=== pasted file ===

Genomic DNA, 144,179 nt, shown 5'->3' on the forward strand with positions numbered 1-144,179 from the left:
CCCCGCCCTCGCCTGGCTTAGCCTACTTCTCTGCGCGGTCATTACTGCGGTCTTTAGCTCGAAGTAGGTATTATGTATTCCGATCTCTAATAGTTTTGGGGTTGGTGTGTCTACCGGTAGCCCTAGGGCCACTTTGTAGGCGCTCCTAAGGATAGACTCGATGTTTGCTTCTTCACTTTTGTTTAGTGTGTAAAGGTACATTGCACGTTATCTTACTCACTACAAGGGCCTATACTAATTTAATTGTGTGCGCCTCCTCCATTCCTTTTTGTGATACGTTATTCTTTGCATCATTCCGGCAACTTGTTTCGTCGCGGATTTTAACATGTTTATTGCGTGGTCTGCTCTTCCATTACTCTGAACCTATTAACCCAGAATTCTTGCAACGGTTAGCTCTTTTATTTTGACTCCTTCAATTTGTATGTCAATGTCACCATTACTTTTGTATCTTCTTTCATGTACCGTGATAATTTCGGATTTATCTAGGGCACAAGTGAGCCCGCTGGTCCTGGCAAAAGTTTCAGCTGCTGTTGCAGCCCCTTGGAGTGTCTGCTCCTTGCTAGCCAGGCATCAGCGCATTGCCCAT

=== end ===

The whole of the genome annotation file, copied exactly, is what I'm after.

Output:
Genomic DNA, 144,179 nt, shown 5'->3' on the forward strand with positions numbered 1-144,179 from the left:
CCCCGCCCTCGCCTGGCTTAGCCTACTTCTCTGCGCGGTCATTACTGCGGTCTTTAGCTCGAAGTAGGTATTATGTATTCCGATCTCTAATAGTTTTGGGGTTGGTGTGTCTACCGGTAGCCCTAGGGCCACTTTGTAGGCGCTCCTAAGGATAGACTCGATGTTTGCTTCTTCACTTTTGTTTAGTGTGTAAAGGTACATTGCACGTTATCTTACTCACTACAAGGGCCTATACTAATTTAATTGTGTGCGCCTCCTCCATTCCTTTTTGTGATACGTTATTCTTTGCATCATTCCGGCAACTTGTTTCGTCGCGGATTTTAACATGTTTATTGCGTGGTCTGCTCTTCCATTACTCTGAACCTATTAACCCAGAATTCTTGCAACGGTTAGCTCTTTTATTTTGACTCCTTCAATTTGTATGTCAATGTCACCATTACTTTTGTATCTTCTTTCATGTACCGTGATAATTTCGGATTTATCTAGGGCACAAGTGAGCCCGCTGGTCCTGGCAAAAGTTTCAGCTGCTGTTGCAGCCCCTTGGAGTGTCTGCTCCTTGCTAGCCAGGCATCAGCGCATTGCCCAT